I have done a lot of soul-searching in order to figure out why I let all that progress slip away from me.  I believe I finally have an answer.  As I got down to what was beginning to be a respectable bodyweight, the process became harder.  The fat did not want to fall off as easily as it had at first.  The thing that would have helped me through that plateau would have been to work WITH my body rather than to work against it.  My body had been in a calorie deficit for months and I was asking it to give up even more fat.  Unfortunately, I had been taught, mostly by bodybuilding magazines, that the purpose of exercise was to build muscle or burn fat, period.  This gave me a very narrow view of both diet AND exercise.  Instead of trying to build a body that performed better and better, I was just trying to get abs!

In time, I gave up on my six-pack dreams and reverted to my old ways.  The next time I stepped on a scale, I pegged my bathroom scale at four hundred pounds.  There is no way to know how much OVER four hundred I weighed.  I was devastated.  Somehow, I had convinced myself to not be too alarmed that I was spending years of my life weighing in the three hundreds. But when I saw that number begin with a 'four', I was shocked. Something had to change, and permanently.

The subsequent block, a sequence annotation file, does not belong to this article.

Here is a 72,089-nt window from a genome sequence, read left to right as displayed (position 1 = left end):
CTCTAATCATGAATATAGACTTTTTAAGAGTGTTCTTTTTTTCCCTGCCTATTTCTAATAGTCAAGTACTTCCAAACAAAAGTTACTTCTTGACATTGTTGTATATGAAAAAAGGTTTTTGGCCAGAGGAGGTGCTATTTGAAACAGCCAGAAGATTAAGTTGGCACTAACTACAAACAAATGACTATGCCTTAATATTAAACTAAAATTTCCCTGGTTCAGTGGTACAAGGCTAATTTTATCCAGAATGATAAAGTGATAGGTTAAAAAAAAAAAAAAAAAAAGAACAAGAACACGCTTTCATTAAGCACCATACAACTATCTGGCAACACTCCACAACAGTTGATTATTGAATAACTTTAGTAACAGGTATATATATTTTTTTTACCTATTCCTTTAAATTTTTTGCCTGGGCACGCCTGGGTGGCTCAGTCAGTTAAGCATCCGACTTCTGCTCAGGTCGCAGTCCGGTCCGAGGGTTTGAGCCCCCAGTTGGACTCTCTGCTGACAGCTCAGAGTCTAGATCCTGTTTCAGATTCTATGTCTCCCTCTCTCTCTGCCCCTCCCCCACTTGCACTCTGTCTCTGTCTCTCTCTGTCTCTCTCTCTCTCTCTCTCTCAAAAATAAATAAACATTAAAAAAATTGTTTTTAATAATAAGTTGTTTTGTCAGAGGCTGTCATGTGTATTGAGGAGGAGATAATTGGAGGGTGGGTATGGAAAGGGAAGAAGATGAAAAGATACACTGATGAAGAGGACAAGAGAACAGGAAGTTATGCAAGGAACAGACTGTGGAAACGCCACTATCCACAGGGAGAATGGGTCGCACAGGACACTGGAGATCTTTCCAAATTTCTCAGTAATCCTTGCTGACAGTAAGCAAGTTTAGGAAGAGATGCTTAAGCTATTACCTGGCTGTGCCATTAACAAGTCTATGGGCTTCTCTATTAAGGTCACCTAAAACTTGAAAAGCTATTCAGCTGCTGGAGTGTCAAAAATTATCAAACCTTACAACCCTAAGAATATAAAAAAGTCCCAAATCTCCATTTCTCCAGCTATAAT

Fortunately, I had some better advice this time around.  Many of the trends in fitness publications have changed since my former attempt at transformation, and one of the best is the new found focus on performance!  In the past, the only reason I would perform a particular exercise was to build a specific muscle. This was the first bit of flawed thinking that had to be renewed.  To build a great body, it is imperative that diet and training focus on performance.  It is the age-old idea that form follows function and it is never more true than in building a body.  I began to think of exercise not as pennance for eating a cheeseburger, but as training.  Each exercise I chose had the effect of making my body more athletic, more able to function as a single unit.  I purposed to focus on strength, power, endurance, and mobility and to let my body shape itself as needed to accomplish those tasks.  

I developed a very simple training program that utilized basic compound, multi-joint exercises.  Instead of breaking the body up into different "parts", sort of a Frankenstein mentality, I focused on training movements!  I built two different workouts, each combining a lower-body lift and two upper body lifts.  I combined squats with horizontal pushing and pulling (Bench Press and Barbell Row) and combined deadlifts with vertical pushing and pulling (Military Press and Band-assisted Pull-ups).  I decided to include serious conditioning work once or twice per week as well.  My choice for this was typically car-pushing or high volume kettlebell swings.